There are a couple of aspects to this. First, we’re very careful about how datasets are stored and accessed. For example, it’s increasingly common for health datasets to be hosted in virtual enclaves by the data custodian (for example a hospital or insurer) so that it never actually leaves their systems. Second, we ensure that any publicly communicated results do not identify particular individuals. Typically, this is unlikely when predictions are released at a sufficiently aggregated level (e.g., at a high enough geographic level), but the considerations can vary from project to project.

In some of your talks, you say that you collect data from “social networks.” What does that mean, and how do you do it?
Bryan Wilder, AI2050 Early Career Fellow

Social networks are fascinating because they’re so context-dependent and hard to measure. My past work has focused on social influences on health behaviors, in particular HIV prevention. Here, the “network” is the set of actual relationships between people who talk about health with one another. The form of those communications may be different in different settings or populations. 

For example, my own work focused on youth experiencing homelessness, where much of the communication is face-to-face interactions rather than on digital platforms. Collecting data requires in-person surveys where we ask people to list those that they interact with regularly. This is quite time-intensive, and so part of our research focused on how to use small sub-samples of such data to target preventative interventions.

What is a deployment that you are currently working on?
Bryan Wilder, AI2050 Early Career Fellow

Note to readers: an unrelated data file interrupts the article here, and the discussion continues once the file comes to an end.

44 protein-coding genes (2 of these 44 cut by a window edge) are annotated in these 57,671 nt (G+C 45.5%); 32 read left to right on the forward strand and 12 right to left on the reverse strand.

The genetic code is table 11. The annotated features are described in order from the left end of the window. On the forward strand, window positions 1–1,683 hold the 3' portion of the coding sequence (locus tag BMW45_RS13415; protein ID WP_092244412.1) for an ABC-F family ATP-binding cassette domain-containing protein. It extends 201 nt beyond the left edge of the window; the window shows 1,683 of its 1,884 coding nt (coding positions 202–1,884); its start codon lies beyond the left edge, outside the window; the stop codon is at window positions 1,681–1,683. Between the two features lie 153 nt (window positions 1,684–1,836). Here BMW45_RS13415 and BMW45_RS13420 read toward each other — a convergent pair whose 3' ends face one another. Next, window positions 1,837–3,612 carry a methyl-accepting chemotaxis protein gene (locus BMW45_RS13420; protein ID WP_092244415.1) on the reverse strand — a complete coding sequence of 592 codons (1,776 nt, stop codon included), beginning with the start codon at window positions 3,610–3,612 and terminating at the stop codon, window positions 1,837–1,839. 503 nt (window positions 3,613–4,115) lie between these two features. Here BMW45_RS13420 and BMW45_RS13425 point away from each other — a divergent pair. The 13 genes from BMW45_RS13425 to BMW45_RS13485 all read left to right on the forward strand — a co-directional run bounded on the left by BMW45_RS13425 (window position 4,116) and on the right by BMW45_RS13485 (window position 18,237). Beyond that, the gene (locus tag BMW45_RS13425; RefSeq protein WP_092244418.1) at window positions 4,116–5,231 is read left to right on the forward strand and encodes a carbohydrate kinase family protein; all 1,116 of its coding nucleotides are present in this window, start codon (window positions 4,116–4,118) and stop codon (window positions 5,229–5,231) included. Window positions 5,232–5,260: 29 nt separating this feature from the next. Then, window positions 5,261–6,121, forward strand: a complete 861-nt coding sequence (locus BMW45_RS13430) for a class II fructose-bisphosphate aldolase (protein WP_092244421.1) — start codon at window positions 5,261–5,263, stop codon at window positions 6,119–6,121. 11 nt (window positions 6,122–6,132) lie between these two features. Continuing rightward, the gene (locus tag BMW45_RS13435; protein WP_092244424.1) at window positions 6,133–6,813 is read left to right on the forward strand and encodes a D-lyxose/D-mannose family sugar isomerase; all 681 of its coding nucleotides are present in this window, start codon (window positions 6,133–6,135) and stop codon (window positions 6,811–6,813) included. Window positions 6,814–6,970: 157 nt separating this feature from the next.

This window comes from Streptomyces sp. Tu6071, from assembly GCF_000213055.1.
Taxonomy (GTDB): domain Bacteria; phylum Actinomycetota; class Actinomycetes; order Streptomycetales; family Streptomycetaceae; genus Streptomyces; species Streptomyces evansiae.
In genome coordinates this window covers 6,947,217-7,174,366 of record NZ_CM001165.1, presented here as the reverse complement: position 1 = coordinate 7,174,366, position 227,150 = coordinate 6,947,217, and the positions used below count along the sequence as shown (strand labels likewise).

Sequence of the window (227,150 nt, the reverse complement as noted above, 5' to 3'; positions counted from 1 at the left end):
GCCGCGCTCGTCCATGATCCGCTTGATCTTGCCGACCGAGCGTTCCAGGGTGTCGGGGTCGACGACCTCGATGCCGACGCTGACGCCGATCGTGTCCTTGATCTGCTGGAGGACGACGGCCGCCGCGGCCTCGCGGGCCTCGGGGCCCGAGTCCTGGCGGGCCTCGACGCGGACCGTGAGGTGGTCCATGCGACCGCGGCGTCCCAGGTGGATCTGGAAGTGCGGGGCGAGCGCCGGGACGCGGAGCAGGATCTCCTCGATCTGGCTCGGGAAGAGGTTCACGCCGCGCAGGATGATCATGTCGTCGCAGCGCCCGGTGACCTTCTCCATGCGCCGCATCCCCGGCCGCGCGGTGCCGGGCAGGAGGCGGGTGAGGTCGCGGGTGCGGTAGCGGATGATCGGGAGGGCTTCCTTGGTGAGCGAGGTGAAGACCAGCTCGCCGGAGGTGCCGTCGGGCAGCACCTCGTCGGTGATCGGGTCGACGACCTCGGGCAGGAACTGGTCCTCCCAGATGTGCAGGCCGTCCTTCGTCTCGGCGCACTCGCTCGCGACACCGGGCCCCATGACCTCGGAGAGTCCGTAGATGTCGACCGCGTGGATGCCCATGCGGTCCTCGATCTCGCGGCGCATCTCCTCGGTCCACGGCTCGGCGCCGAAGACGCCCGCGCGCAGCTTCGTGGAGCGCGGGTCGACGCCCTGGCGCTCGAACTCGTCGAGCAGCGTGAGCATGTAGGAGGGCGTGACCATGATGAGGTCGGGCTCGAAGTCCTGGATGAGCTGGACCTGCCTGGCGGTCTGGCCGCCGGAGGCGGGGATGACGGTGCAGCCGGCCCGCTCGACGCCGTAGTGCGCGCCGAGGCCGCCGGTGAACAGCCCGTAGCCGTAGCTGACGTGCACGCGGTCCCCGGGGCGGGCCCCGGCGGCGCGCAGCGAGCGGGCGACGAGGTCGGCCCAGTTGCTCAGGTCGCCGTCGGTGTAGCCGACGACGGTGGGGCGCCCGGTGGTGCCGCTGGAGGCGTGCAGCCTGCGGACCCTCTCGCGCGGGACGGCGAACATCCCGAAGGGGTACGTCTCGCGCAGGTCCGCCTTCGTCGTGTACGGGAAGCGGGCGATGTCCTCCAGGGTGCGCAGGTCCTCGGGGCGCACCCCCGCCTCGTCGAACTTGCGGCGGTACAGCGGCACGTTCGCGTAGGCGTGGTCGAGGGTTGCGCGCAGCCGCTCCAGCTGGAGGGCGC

One deployment I’m working on is focused on improved tracking of infectious diseases. As the pandemic made clear, it’s incredibly difficult for policymakers and public health officials to get timely, accurate information that would allow them to guide decisions. There’s enormous potential in leveraging the kind of data that already exists in the health system — insurance claims, electronic medical records, and so on — to monitor population health in real time.  However, this data comes with potentially severe biases, ranging from differences between health systems to poor coverage of people who have less access to healthcare. 

I’m working on machine learning and statistical methods to learn robustly from this data, with initial deployments focused on tracking respiratory infections in the US: both the aggregate burden of disease (e.g., load on hospitals), as well as finer-grained descriptions of inequities in health outcomes and their potential mechanisms. 

How can you use machine learning to prevent the spread of HIV?
Bryan Wilder, AI2050 Early Career Fellow

My own work in this space focused on targeting behavioral interventions. Social workers conduct interventions where they recruit people from within a given community to serve as peer leaders and advocate for preventative behaviors. The question is how to select the peer leaders who will create the greatest overall behavior change via the diffusion of social influence in the population. Our team of computer scientists and social workers developed algorithmic techniques to sample that underlying social network (like I mentioned above), and to optimize the selection of a limited [group] of peer leaders based on those samples. We conducted a field trial at three community organizations in Los Angeles that serve youth experiencing homelessness, and found that interventions planned in this way significantly increased adoption of preventative behaviors for this vulnerable population. 

How many lives have you saved so far?
Bryan Wilder, AI2050 Early Career Fellow

The honest answer is that there’s no way to know – there are many steps to get from, for example, increased adoption of preventative behaviors against HIV spread to lives saved. This is especially the case in the policy process, where an individual researcher’s contribution is only one small part of a bigger picture. For example, I think that some of our COVID modeling work helped along the way to availability of rapid testing, but I certainly can’t claim any individual credit for those policy changes. It’s a very humbling question to think about though. We really have an obligation to get this right.